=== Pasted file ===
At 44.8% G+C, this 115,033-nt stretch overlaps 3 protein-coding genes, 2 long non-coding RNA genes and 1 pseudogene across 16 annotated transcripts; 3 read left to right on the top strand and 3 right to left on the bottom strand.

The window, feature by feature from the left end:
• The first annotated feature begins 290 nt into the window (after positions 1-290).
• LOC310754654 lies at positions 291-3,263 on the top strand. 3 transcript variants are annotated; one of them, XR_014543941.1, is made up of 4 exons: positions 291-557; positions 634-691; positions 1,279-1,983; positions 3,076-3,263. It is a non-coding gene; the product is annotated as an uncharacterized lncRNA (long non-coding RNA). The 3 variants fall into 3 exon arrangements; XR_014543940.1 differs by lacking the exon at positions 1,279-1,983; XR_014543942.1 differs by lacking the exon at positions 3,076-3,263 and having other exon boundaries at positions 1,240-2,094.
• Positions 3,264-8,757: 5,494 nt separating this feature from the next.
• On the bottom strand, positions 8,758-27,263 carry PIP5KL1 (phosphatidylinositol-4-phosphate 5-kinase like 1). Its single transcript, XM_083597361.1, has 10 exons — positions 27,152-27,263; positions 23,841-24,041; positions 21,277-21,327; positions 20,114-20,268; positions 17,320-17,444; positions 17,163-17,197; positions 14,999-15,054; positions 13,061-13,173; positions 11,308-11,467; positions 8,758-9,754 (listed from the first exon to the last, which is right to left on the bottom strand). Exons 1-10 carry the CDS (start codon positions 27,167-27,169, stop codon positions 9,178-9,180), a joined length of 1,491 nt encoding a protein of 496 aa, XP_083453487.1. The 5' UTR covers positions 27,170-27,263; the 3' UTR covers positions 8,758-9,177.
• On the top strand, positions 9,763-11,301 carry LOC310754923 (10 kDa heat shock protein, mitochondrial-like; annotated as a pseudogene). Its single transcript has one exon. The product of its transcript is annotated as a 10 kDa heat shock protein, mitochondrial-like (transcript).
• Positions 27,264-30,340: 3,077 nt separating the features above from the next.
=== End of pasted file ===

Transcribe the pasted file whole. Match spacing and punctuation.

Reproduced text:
At 44.8% G+C, this 115,033-nt stretch overlaps 3 protein-coding genes, 2 long non-coding RNA genes and 1 pseudogene across 16 annotated transcripts; 3 read left to right on the top strand and 3 right to left on the bottom strand.

The window, feature by feature from the left end:
• The first annotated feature begins 290 nt into the window (after positions 1-290).
• LOC310754654 lies at positions 291-3,263 on the top strand. 3 transcript variants are annotated; one of them, XR_014543941.1, is made up of 4 exons: positions 291-557; positions 634-691; positions 1,279-1,983; positions 3,076-3,263. It is a non-coding gene; the product is annotated as an uncharacterized lncRNA (long non-coding RNA). The 3 variants fall into 3 exon arrangements; XR_014543940.1 differs by lacking the exon at positions 1,279-1,983; XR_014543942.1 differs by lacking the exon at positions 3,076-3,263 and having other exon boundaries at positions 1,240-2,094.
• Positions 3,264-8,757: 5,494 nt separating this feature from the next.
• On the bottom strand, positions 8,758-27,263 carry PIP5KL1 (phosphatidylinositol-4-phosphate 5-kinase like 1). Its single transcript, XM_083597361.1, has 10 exons — positions 27,152-27,263; positions 23,841-24,041; positions 21,277-21,327; positions 20,114-20,268; positions 17,320-17,444; positions 17,163-17,197; positions 14,999-15,054; positions 13,061-13,173; positions 11,308-11,467; positions 8,758-9,754 (listed from the first exon to the last, which is right to left on the bottom strand). Exons 1-10 carry the CDS (start codon positions 27,167-27,169, stop codon positions 9,178-9,180), a joined length of 1,491 nt encoding a protein of 496 aa, XP_083453487.1. The 5' UTR covers positions 27,170-27,263; the 3' UTR covers positions 8,758-9,177.
• On the top strand, positions 9,763-11,301 carry LOC310754923 (10 kDa heat shock protein, mitochondrial-like; annotated as a pseudogene). Its single transcript has one exon. The product of its transcript is annotated as a 10 kDa heat shock protein, mitochondrial-like (transcript).
• Positions 27,264-30,340: 3,077 nt separating the features above from the next.